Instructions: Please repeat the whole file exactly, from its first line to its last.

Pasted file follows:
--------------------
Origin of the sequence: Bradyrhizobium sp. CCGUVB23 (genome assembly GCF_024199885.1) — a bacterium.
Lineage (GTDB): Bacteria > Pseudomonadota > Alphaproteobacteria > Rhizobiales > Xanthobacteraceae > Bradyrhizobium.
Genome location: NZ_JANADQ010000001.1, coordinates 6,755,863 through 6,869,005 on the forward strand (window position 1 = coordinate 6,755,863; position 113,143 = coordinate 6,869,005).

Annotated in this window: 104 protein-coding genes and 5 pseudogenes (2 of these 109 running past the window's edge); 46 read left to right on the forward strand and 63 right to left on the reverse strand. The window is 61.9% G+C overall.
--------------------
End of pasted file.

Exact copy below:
Origin of the sequence: Bradyrhizobium sp. CCGUVB23 (genome assembly GCF_024199885.1) — a bacterium.
Lineage (GTDB): Bacteria > Pseudomonadota > Alphaproteobacteria > Rhizobiales > Xanthobacteraceae > Bradyrhizobium.
Genome location: NZ_JANADQ010000001.1, coordinates 6,755,863 through 6,869,005 on the forward strand (window position 1 = coordinate 6,755,863; position 113,143 = coordinate 6,869,005).

Annotated in this window: 104 protein-coding genes and 5 pseudogenes (2 of these 109 running past the window's edge); 46 read left to right on the forward strand and 63 right to left on the reverse strand. The window is 61.9% G+C overall.